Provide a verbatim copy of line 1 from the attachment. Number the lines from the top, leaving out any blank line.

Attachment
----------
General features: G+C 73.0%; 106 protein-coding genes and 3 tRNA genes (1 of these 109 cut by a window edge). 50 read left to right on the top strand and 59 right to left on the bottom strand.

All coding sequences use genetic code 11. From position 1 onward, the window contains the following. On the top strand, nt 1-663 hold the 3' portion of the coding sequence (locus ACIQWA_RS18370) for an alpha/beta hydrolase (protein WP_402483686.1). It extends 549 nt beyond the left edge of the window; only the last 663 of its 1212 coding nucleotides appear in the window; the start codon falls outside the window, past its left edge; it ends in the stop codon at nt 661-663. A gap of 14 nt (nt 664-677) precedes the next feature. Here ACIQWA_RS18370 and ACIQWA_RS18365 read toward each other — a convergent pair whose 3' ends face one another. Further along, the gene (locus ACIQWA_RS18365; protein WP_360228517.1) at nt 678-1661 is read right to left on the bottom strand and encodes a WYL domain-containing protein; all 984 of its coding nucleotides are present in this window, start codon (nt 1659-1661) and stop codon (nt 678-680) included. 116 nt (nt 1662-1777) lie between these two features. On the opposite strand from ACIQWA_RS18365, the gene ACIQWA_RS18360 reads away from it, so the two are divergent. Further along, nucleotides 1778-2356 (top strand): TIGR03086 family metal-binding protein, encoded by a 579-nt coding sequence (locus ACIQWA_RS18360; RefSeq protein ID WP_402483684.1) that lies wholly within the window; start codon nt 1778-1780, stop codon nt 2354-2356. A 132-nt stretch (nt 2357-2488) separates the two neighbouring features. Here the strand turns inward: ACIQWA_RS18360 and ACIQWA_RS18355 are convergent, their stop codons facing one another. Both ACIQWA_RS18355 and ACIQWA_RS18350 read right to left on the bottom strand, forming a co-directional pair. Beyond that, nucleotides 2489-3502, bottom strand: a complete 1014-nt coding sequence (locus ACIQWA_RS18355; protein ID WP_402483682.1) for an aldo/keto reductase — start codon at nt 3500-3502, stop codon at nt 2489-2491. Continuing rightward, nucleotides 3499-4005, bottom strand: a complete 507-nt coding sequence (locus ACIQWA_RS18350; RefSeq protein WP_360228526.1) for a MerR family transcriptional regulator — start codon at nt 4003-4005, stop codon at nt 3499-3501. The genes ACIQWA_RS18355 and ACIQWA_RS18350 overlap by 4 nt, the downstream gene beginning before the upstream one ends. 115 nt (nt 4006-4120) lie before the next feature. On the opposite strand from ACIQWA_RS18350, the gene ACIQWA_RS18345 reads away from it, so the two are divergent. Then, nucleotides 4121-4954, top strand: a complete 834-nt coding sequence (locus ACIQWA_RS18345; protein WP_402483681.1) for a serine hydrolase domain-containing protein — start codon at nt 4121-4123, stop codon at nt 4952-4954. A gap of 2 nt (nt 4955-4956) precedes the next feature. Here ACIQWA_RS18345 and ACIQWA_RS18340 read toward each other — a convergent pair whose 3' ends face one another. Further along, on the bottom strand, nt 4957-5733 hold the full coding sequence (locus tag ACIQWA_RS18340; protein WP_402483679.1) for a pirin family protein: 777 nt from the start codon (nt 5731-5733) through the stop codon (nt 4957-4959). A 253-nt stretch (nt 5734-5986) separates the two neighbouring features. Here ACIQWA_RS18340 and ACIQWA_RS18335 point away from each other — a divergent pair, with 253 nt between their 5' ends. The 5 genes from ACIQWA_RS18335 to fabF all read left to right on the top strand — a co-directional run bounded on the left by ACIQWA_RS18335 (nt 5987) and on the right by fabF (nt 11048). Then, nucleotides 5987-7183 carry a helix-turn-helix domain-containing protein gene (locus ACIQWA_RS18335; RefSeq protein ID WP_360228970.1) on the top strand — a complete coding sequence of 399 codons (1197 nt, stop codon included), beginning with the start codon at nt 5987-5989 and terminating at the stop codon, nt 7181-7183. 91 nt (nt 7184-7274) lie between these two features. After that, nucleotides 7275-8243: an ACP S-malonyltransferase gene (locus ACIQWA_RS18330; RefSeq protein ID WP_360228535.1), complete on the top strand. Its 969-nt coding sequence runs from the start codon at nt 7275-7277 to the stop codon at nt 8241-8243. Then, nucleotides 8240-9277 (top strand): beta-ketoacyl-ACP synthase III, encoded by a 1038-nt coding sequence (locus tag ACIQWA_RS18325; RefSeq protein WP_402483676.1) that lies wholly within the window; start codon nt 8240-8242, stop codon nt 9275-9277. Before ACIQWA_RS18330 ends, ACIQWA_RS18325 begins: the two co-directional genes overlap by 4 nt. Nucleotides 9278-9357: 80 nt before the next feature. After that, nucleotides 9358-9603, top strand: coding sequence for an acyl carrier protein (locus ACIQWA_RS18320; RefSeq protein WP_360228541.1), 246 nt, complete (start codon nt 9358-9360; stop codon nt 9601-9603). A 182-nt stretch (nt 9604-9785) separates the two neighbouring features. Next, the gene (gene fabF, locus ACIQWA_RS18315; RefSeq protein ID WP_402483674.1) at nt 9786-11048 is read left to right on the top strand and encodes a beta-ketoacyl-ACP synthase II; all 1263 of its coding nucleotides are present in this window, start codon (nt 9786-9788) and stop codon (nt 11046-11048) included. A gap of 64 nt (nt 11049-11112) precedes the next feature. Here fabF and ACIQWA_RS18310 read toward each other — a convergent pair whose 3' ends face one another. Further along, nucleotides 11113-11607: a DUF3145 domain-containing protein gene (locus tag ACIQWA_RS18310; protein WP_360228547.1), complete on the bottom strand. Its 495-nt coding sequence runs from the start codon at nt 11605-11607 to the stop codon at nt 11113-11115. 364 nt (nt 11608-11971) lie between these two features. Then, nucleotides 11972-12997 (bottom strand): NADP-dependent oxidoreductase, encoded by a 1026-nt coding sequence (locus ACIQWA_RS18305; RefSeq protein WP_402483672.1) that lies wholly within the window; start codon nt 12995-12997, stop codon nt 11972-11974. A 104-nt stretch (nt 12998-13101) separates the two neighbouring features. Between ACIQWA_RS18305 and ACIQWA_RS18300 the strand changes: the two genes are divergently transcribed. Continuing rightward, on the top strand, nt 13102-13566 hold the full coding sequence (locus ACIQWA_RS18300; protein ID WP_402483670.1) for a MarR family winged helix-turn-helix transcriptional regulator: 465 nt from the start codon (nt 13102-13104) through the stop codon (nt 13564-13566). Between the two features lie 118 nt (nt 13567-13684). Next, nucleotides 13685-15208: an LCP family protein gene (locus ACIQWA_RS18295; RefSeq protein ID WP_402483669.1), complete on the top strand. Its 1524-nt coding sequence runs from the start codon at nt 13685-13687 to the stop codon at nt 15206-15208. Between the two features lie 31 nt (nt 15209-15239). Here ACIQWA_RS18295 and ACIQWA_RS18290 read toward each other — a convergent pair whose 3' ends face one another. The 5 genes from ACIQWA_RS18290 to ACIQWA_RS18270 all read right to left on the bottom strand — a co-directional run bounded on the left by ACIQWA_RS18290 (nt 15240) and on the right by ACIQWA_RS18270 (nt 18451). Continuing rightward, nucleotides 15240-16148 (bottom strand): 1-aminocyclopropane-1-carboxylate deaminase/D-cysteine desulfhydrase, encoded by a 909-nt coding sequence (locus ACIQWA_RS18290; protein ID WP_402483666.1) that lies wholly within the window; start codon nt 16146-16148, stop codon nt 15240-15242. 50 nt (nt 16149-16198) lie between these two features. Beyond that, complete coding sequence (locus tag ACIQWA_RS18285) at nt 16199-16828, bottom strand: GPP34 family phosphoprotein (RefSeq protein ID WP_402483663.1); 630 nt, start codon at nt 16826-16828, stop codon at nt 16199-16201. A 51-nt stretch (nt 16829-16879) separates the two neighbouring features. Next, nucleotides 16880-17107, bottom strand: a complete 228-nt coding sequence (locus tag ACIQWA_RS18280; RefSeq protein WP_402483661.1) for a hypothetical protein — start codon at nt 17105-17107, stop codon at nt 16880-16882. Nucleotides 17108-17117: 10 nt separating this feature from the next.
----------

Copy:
General features: G+C 73.0%; 106 protein-coding genes and 3 tRNA genes (1 of these 109 cut by a window edge). 50 read left to right on the top strand and 59 right to left on the bottom strand.